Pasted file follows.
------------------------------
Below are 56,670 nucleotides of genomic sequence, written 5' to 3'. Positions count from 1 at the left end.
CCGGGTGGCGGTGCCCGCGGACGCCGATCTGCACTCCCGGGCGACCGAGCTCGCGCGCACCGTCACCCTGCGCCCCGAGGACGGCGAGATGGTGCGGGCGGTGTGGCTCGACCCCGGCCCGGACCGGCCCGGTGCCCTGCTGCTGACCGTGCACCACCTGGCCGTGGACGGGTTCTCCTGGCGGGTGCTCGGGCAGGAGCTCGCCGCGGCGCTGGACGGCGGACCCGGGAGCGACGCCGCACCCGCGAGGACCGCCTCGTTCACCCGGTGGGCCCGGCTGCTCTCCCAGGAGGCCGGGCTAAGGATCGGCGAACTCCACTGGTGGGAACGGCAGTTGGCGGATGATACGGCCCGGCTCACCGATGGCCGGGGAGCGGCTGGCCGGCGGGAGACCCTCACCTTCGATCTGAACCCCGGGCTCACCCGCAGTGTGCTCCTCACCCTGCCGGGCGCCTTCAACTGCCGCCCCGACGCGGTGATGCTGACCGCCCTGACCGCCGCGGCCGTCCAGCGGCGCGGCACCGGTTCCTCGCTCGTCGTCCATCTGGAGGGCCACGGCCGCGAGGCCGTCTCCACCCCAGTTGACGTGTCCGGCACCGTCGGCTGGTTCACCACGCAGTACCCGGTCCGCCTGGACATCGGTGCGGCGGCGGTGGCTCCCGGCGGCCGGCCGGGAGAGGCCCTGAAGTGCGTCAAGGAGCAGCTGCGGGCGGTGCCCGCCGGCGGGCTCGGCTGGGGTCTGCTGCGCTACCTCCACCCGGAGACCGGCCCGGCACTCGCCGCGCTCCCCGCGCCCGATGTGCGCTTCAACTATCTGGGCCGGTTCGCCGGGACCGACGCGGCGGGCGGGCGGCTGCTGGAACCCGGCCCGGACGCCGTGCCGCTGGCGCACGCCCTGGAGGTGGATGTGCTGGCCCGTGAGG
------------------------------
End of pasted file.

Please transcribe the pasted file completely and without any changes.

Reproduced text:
Below are 56,670 nucleotides of genomic sequence, written 5' to 3'. Positions count from 1 at the left end.
CCGGGTGGCGGTGCCCGCGGACGCCGATCTGCACTCCCGGGCGACCGAGCTCGCGCGCACCGTCACCCTGCGCCCCGAGGACGGCGAGATGGTGCGGGCGGTGTGGCTCGACCCCGGCCCGGACCGGCCCGGTGCCCTGCTGCTGACCGTGCACCACCTGGCCGTGGACGGGTTCTCCTGGCGGGTGCTCGGGCAGGAGCTCGCCGCGGCGCTGGACGGCGGACCCGGGAGCGACGCCGCACCCGCGAGGACCGCCTCGTTCACCCGGTGGGCCCGGCTGCTCTCCCAGGAGGCCGGGCTAAGGATCGGCGAACTCCACTGGTGGGAACGGCAGTTGGCGGATGATACGGCCCGGCTCACCGATGGCCGGGGAGCGGCTGGCCGGCGGGAGACCCTCACCTTCGATCTGAACCCCGGGCTCACCCGCAGTGTGCTCCTCACCCTGCCGGGCGCCTTCAACTGCCGCCCCGACGCGGTGATGCTGACCGCCCTGACCGCCGCGGCCGTCCAGCGGCGCGGCACCGGTTCCTCGCTCGTCGTCCATCTGGAGGGCCACGGCCGCGAGGCCGTCTCCACCCCAGTTGACGTGTCCGGCACCGTCGGCTGGTTCACCACGCAGTACCCGGTCCGCCTGGACATCGGTGCGGCGGCGGTGGCTCCCGGCGGCCGGCCGGGAGAGGCCCTGAAGTGCGTCAAGGAGCAGCTGCGGGCGGTGCCCGCCGGCGGGCTCGGCTGGGGTCTGCTGCGCTACCTCCACCCGGAGACCGGCCCGGCACTCGCCGCGCTCCCCGCGCCCGATGTGCGCTTCAACTATCTGGGCCGGTTCGCCGGGACCGACGCGGCGGGCGGGCGGCTGCTGGAACCCGGCCCGGACGCCGTGCCGCTGGCGCACGCCCTGGAGGTGGATGTGCTGGCCCGTGAGG